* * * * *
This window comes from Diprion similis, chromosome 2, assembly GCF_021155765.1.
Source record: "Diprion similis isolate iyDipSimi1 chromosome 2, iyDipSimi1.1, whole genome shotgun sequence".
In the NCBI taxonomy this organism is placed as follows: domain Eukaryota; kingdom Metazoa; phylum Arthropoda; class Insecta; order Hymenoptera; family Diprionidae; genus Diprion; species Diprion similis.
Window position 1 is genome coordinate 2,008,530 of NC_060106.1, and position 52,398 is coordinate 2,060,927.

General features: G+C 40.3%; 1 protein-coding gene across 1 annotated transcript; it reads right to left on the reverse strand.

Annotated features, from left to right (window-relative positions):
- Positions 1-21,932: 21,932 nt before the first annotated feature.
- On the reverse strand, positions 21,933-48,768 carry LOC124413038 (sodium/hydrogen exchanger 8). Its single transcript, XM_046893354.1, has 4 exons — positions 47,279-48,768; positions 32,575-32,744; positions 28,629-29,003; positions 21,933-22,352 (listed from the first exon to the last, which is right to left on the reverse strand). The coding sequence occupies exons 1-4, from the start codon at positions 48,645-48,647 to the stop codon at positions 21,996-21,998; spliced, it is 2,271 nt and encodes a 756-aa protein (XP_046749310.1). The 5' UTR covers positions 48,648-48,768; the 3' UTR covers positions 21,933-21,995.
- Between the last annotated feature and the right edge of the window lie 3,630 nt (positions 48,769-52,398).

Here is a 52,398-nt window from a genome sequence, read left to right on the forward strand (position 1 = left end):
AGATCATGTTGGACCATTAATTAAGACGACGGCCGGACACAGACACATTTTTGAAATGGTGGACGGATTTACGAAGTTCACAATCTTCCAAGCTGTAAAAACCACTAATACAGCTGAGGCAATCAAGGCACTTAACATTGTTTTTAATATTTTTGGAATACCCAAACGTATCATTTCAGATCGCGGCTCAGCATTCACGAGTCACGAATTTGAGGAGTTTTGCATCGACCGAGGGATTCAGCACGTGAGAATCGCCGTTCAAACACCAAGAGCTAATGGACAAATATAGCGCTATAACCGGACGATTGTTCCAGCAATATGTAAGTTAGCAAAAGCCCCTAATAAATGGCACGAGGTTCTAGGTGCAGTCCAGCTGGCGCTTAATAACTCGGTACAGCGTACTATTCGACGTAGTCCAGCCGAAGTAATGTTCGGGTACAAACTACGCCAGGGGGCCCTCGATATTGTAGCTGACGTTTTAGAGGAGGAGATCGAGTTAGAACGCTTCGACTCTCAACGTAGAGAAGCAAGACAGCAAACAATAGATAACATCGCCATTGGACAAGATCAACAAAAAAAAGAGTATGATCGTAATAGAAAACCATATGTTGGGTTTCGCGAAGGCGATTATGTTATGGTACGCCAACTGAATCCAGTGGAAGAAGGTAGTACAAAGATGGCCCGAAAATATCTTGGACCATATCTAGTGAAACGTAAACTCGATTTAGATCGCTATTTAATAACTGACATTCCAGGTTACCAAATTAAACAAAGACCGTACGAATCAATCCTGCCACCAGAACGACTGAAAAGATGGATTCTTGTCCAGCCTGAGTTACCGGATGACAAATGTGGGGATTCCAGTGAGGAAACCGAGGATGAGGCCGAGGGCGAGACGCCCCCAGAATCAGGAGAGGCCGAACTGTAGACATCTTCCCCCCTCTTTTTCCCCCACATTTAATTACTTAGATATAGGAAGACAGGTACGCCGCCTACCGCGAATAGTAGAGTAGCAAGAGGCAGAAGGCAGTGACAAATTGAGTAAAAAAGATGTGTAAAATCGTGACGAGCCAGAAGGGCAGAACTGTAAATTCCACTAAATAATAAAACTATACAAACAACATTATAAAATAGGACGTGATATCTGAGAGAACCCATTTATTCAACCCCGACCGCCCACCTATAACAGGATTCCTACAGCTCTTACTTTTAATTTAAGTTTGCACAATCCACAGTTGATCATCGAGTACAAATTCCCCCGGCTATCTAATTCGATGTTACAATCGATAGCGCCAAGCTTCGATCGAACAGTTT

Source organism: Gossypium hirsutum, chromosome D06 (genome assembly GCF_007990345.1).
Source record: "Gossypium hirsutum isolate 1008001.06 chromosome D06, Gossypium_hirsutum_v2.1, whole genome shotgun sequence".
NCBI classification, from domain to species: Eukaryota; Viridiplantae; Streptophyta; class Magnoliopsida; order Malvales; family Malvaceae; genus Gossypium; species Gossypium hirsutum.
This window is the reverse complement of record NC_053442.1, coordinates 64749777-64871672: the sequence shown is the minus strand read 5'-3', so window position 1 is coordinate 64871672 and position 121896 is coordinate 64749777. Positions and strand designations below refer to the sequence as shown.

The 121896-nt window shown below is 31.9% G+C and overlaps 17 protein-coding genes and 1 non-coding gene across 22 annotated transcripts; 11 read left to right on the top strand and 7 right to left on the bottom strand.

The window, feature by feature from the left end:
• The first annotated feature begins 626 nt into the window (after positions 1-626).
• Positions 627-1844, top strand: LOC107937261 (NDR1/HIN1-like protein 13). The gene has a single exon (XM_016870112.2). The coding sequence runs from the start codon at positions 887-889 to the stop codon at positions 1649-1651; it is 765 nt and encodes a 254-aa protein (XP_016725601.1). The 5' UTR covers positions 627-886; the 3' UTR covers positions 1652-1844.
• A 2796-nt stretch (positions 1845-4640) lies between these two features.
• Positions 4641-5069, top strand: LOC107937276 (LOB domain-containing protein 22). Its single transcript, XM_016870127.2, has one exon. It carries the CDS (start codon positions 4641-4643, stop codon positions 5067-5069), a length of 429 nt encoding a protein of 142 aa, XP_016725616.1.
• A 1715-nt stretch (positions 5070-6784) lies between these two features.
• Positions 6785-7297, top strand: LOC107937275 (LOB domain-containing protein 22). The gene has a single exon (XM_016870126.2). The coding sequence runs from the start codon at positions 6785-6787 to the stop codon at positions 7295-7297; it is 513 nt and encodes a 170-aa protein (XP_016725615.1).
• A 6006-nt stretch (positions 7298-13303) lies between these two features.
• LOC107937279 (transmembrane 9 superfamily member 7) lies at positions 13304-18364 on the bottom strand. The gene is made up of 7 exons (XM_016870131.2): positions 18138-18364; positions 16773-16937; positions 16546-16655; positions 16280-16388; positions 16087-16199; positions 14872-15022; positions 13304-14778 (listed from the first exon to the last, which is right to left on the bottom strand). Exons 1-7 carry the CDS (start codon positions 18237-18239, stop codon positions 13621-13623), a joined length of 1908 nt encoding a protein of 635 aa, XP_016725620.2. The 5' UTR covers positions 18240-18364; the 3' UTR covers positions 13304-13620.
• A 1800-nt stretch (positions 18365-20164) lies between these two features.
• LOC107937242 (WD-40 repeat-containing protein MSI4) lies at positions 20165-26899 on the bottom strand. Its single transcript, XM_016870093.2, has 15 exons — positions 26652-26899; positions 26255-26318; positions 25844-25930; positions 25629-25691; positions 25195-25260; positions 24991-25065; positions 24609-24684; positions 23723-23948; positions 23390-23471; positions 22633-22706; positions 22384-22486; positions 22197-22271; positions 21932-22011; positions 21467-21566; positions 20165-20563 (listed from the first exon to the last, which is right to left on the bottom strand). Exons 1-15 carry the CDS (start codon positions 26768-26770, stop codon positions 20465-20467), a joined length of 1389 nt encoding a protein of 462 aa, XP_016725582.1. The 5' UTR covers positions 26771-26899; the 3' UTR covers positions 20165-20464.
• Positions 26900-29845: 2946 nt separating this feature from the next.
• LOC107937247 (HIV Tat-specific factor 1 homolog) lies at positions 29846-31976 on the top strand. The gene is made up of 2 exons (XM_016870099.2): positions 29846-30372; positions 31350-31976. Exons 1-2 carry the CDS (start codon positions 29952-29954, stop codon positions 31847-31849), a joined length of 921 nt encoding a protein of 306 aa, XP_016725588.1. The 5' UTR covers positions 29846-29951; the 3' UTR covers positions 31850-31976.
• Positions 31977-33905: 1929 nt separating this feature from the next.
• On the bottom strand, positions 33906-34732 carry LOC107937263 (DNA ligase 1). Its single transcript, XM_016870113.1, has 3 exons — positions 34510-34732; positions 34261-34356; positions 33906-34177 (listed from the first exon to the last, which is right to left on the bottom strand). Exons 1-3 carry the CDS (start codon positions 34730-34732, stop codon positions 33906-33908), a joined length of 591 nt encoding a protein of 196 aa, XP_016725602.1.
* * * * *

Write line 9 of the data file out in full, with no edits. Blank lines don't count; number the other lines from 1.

- Between the last annotated feature and the right edge of the window lie 3,630 nt (positions 48,769-52,398).